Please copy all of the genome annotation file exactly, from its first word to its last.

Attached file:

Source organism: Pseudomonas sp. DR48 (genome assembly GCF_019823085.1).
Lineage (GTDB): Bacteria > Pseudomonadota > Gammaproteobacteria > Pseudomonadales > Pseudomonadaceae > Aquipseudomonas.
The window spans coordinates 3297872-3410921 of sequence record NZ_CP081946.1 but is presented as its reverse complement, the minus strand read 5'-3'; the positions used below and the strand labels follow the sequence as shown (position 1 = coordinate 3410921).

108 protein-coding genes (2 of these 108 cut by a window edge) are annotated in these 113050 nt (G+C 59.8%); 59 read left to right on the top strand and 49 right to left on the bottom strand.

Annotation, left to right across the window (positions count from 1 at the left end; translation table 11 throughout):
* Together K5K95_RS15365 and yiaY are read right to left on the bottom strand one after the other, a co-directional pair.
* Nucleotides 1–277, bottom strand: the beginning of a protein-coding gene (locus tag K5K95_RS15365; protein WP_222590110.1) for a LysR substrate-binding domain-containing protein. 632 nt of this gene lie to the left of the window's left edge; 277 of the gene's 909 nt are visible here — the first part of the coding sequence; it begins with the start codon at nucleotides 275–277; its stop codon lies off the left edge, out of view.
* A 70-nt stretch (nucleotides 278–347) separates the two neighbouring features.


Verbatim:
Source organism: Pseudomonas sp. DR48 (genome assembly GCF_019823085.1).
Lineage (GTDB): Bacteria > Pseudomonadota > Gammaproteobacteria > Pseudomonadales > Pseudomonadaceae > Aquipseudomonas.
The window spans coordinates 3297872-3410921 of sequence record NZ_CP081946.1 but is presented as its reverse complement, the minus strand read 5'-3'; the positions used below and the strand labels follow the sequence as shown (position 1 = coordinate 3410921).

108 protein-coding genes (2 of these 108 cut by a window edge) are annotated in these 113050 nt (G+C 59.8%); 59 read left to right on the top strand and 49 right to left on the bottom strand.

Annotation, left to right across the window (positions count from 1 at the left end; translation table 11 throughout):
* Together K5K95_RS15365 and yiaY are read right to left on the bottom strand one after the other, a co-directional pair.
* Nucleotides 1–277, bottom strand: the beginning of a protein-coding gene (locus tag K5K95_RS15365; protein WP_222590110.1) for a LysR substrate-binding domain-containing protein. 632 nt of this gene lie to the left of the window's left edge; 277 of the gene's 909 nt are visible here — the first part of the coding sequence; it begins with the start codon at nucleotides 275–277; its stop codon lies off the left edge, out of view.
* A 70-nt stretch (nucleotides 278–347) separates the two neighbouring features.